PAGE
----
For most theatergoers, watching Carol Channing perform on Broadway was a wonderful treat. Being up there with her on stage, however, was something to be treasured for a lifetime.
Debra Pigliavento, Michele Tibbitts and Monica Wemitt were all lucky enough and talented enough to earn a New York theater credit with Channing in "Hello Dolly!" and with the passing of the Broadway legend last week, all three Capital Region performers were happy to share their memories of one of show business' biggest stars.
For Pigliavento, who runs the Orlando School of Dance in Schenectady with her sister Michele, the opportunity to be a part of the dance ensemble with the show and perform with Channing on stage came in 1978.
"It was my dream to get to Broadway, and getting there with Carol Channing, well, it's something you really don't think is ever going to happen," said Pigliavento, who along with the four-month stint in New York also got to tour with Channing and "Hello Dolly!"for nearly two years."I was beyond thrilled."
Tibbitts, a 1988 Shaker High grad now living in Niskayuna, performed with Channing on Broadway in the 1995 revival of "Hello Dolly," and was also a part of Channing's final national tour in 1996 and '97.
"I had been working in New York for many years, and then I got on Broadway and I can tell you it was not your typical Broadway debut," said Tibbitts. "She was iconic. People loved her, and there was no word to describe the show, every night. It was unbelievable how much people loved her. We thought, 'well, things will calm down in a while,' but they never did. It was the same every night, and she gave 110 percent every night."
Channing died early Tuesday at her home in Rancho Mirage, California, at the age of 97. She had suffered two strokes within the past 12 months, and her last public appearance was four years ago in Manhattan when she was part of a celebration marking the 50th anniversary of "Hello Dolly!"
Born in Seattle on Jan. 31, 1921, Channing headed east to Bennington College in Vermont to study drama and dance. She never finished there, dropping out during her sophomore year to head to New York and pursue a career. She made her Broadway debut in 1943 in "Let's Face It," and had her first big success in 1948 in "Lend an Ear," for which she won the 1949 Theatre World Award.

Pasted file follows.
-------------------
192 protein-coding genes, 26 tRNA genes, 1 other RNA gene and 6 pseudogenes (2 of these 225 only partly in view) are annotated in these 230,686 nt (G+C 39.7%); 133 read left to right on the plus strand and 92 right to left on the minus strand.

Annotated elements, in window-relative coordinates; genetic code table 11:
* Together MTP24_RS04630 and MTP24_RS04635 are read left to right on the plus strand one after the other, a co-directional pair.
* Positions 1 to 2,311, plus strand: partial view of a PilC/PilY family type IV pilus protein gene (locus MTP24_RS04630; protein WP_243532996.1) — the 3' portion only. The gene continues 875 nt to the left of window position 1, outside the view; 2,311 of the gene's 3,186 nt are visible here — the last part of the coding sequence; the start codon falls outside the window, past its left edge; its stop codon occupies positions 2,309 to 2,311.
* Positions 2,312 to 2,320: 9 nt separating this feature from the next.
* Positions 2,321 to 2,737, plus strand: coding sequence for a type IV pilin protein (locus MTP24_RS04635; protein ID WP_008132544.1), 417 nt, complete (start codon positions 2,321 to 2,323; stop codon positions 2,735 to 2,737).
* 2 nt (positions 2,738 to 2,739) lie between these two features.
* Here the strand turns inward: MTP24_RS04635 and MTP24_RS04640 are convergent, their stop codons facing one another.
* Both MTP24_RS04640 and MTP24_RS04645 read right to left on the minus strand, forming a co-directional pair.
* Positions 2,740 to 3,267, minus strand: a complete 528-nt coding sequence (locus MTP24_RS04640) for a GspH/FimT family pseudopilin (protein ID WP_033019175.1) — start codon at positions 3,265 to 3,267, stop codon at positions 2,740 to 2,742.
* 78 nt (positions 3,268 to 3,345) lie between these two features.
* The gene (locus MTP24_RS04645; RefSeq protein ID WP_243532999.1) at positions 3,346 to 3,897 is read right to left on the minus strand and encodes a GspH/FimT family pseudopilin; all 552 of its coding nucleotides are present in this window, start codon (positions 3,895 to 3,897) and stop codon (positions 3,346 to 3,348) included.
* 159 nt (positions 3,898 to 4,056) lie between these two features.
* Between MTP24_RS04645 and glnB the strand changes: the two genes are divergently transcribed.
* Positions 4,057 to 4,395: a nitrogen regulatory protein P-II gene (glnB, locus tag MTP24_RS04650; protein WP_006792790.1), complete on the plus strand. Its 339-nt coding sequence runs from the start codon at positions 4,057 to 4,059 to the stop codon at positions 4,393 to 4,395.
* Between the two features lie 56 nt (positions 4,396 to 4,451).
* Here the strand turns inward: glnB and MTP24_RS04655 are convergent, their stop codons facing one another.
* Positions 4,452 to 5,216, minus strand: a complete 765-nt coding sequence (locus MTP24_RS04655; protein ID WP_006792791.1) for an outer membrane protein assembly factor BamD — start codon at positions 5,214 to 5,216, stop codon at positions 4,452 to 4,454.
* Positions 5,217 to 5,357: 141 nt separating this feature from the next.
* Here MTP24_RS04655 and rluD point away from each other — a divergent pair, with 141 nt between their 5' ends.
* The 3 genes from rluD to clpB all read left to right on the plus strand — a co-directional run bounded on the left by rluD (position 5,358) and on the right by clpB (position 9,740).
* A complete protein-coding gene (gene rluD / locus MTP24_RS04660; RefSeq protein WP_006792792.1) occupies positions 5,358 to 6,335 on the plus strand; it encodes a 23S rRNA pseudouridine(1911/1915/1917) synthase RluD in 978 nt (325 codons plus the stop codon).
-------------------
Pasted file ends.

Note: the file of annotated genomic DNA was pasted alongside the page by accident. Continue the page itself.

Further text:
Later that year she was in "Gentlemen Prefer Blondes," performing what would become her signature song, "Diamonds Are a Girls Best Friend." She was nominated for her first Tony Award in 1956 for "The Vamp," and was nominated again in 1961 for "Show Girl." She won her first Tony in 1964 for "Hello Dolly," would be nominated twice more, and also recieved two special Lifetime Achievement Awards. She was also the recipient of a Grammy Award for "Hello Dolly! and earned a Golden Globe for Best Supporting Actress for "Thoroughly Modern Millie" in 1968 with Julie Andrews and Mary Tyler Moore.
Wemitt, a Chatham native and currently associate producer and company manager with Mac-Haydn Theatre in Chatham, got her chance to play alongside Channing during the national tour and Broadway revival from 1994-1997.
"She told us many times how she felt like she was put on Earth to entertain people," said Wemitt. "I remember that opening night in 1994, she just walked on stage and the audience gave her a standing ovation for seven minutes. That was something I'll never forget. She was a master at comic timing, and when I heard the news of her passing I was sad to think that people aren't going to learn from her anymore. I think her greatest gift was that she really cared about people."
According to Pigliavento and Tibbitts, Channing was always happy to interact with her fellow performers.
"As a young dancer in the show, she was always gracious during her interactions with us," said Pigliavento, who left the "Hello Dolly!" tour in 1997 and was replaced by her sister, Michele. ". "She had her handlers and her people, but if you just asked them if Carol could say hello to your parents or friends after the show, she never said no. She was an indominatable spirit, a beloved personality and a wonderful person. She cared about all of us in the show."
"She considered all of us that were in the show part of a big family," said Tibbitts. "Most of us stayed together for two and a half years and we felt like she had a bond with all of us. You felt like she was relying on you as much as you were relying on her."
Tibbitts and Pigliavento really got to know Channing up close and personal. "Hello Dolly!" opens with Dolly Levi, Channing, entering the stage on a horse. The horse was actually two actresses in a horse's costume, and Pigliavento and Tibbitts both had several opportunities to carry Channing out on stage.
"They wanted the smallest dancers in the show to carry Carol out, and there were several times that I was the hind end of the horse," said Pigliavento. "But every night, there I was, waiting in the wings right next to her waiting to go out on stage. It was an unbelievable experience every night."